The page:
Ah maybe you could change Mount Multiple SDcard to Mount Multiple SDcard Partitions.

~ Veronica
 

Redman247

Member
May 1, 2009
5
1
Nice guide you have written here, the main problem windows users have (unlike *nix users) is that an easier way needs to be found to flip the RMB (Removable Media Bit) on the thumb drive so it is recognized as HHD. I am currently researching this, if a solution exists then this would be applicable to all windows versions 32/64 bit and make our lives considerably easier.

EDIT///

Found a 64bit Hitachi cfdisk driver here h t tp : / / hardforum.com /showthread.php?t=1655684, haven't had a chance to test it yet since I am in class on my 32 bit laptop. (sorry I can't post url yet, I have to up my post count still.)

Attached file. ;)
 

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  • cfadisk-x64-1.zip
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Last edited:
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Solar.Plexus

Senior Member
Jan 29, 2012
1,279
319
Nice guide you have written here, the main problem windows users have (unlike *nix users) is that an easier way needs to be found to flip the RMB (Removable Media Bit) on the thumb drive so it is recognized as HHD. I am currently researching this, if a solution exists then this would be applicable to all windows versions 32/64 bit and make our lives considerably easier.

EDIT///

Found a 64bit Hitachi cfdisk driver here h t tp : / / hardforum.com /showthread.php?t=1655684, haven't had a chance to test it yet since I am in class on my 32 bit laptop. (sorry I can't post url yet, I have to up my post count still.)

Attached file. ;)



Nice work! I'm not able to test this right now as I'm out of town and away from my desktop, but I definitely will try this next week.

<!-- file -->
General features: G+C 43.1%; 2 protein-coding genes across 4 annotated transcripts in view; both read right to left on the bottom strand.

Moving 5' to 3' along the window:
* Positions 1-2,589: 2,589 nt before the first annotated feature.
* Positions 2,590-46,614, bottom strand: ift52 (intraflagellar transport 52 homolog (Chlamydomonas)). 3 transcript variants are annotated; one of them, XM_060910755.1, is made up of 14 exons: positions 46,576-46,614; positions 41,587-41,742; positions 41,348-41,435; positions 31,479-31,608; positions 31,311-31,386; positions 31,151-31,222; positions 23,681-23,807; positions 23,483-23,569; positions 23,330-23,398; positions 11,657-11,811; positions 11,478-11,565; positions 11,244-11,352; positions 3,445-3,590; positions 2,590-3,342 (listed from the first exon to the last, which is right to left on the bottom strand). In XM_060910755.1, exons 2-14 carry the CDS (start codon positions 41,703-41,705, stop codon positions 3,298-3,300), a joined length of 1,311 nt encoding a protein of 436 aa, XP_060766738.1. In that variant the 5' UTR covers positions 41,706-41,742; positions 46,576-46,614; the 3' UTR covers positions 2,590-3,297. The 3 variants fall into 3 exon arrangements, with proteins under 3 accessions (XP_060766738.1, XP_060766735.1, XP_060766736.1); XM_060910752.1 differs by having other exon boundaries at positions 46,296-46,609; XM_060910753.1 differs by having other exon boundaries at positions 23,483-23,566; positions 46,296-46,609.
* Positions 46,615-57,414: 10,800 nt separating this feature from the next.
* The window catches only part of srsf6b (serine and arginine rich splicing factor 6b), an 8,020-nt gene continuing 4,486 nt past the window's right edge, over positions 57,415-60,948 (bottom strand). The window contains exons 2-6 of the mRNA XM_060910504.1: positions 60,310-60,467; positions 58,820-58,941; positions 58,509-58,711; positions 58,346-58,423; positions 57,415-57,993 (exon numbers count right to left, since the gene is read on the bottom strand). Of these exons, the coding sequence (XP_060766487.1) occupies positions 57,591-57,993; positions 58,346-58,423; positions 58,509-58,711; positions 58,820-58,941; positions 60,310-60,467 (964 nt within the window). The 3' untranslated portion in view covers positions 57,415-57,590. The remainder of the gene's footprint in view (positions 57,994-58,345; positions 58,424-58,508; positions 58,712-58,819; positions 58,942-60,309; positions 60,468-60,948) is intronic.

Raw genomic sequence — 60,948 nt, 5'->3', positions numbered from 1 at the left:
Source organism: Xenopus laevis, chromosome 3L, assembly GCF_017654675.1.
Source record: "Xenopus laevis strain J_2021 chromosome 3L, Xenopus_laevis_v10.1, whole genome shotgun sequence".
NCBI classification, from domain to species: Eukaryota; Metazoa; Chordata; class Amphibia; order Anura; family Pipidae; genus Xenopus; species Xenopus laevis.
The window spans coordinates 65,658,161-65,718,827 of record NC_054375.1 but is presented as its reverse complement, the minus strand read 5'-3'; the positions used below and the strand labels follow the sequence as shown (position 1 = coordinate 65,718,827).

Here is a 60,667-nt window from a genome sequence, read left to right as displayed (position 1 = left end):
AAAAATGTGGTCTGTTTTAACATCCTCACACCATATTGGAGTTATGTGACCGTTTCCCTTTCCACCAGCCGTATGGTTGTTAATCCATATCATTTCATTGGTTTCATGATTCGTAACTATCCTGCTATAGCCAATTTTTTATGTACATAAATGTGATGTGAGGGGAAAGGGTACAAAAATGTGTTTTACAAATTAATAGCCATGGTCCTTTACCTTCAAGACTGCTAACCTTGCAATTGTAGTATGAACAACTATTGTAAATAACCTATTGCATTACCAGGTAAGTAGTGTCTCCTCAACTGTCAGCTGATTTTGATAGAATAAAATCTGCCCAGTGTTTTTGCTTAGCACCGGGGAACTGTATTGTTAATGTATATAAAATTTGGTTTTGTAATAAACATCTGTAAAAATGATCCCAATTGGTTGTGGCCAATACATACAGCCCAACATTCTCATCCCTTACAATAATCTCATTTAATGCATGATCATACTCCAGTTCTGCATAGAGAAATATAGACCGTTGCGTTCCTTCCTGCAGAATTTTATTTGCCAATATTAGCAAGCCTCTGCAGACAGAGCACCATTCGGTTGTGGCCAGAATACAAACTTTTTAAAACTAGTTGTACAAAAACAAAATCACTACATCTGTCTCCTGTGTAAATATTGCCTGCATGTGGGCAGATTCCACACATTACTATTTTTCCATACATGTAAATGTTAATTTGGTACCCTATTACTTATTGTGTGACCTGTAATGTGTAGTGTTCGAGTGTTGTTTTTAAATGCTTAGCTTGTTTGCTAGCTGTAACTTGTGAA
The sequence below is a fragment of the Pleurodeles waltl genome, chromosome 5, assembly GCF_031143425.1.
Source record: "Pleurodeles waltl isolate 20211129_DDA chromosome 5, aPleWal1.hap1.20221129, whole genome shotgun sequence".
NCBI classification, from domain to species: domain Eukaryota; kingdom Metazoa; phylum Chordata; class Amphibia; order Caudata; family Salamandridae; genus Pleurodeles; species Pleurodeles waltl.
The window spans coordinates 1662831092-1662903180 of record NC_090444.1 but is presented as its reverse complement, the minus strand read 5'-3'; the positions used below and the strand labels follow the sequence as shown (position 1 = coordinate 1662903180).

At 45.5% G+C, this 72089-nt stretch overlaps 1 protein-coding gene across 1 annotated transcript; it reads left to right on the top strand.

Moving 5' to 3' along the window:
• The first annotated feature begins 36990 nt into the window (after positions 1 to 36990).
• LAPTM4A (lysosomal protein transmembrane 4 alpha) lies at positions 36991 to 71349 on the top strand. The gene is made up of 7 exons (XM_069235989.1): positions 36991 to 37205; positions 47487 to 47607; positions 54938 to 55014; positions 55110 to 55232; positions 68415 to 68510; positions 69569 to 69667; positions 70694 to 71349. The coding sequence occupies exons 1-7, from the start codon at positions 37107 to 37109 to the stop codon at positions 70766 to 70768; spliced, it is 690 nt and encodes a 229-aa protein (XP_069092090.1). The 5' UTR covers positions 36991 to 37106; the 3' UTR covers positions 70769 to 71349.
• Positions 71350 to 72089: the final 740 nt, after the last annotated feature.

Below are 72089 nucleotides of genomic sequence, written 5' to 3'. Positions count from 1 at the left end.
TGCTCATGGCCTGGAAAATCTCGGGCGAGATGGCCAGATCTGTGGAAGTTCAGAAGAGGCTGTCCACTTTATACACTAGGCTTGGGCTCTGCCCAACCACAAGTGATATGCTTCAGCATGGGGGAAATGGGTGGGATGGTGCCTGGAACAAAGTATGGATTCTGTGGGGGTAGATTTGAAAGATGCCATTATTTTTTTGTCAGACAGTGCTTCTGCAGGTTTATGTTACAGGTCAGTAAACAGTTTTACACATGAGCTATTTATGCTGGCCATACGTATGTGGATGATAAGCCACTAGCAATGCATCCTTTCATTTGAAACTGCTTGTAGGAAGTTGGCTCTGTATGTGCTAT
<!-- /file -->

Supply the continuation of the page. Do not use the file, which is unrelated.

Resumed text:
Redman247

Member
May 1, 2009
5
1
On a similar note, I am learning that to flip the RMB will require a mass production tool. The good news is that doing so will allow it to be read as a HDD no matter what windows machine you plug it in to (no need for cfdisk!) the bad news is that there is no mass production tool that covers all drives, it varies from manufacture to manufacture.
 

Solar.Plexus

Senior Member
Jan 29, 2012
1,279
319
On a similar note, I am learning that to flip the RMB will require a mass production tool. The good news is that doing so will allow it to be read as a HDD no matter what windows machine you plug it in to (no need for cfdisk!) the bad news is that there is no mass production tool that covers all drives, it varies from manufacture to manufacture.

Your .zip was corrupt, so I attached a new one in this post and here is the originial source, too:
http://hardforum.com/showthread.php?t=1655684&highlight=cfadisk

@Everyone, be aware that in order to make this work on Windows 7 x64, you must either:
a.) Find a piece of software to sign the driver.
OR
b.) Disable the driver signing manually.

There's more information in the source thread.

Again, DO THIS AT YOUR OWN RISK. I may or may not add a section to this tutorial for the 64-bit OS.
 

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creeve4

Senior Member
Jan 5, 2011
2,825
568
Bountiful
Followed your procedure for my 64GB Transcend Jetflash 500 and now I have this in windows explorer:

Untitled.jpg

How do I get my old driver back???

UPDATE:
I reformatted my SDCard, but the first partition is still only recognized.
 
Last edited:

Solar.Plexus

Senior Member
Jan 29, 2012
1,279
319
Followed your procedure for my 64GB Transcend Jetflash 500 and now I have this in windows explorer:

View attachment 1546701

How do I get my old driver back???

UPDATE:
I reformatted my SDCard, but the first partition is still only recognized.
Hi creeve,

Judging by your screenshot, your SD card is still being read as a removable disk. Looks like something didn't go correctly during the renaming and driver install.
 
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moxda00

Member
Dec 31, 2012
5
0
View Last SD Card Partition on Native Nook Tablet Boot Option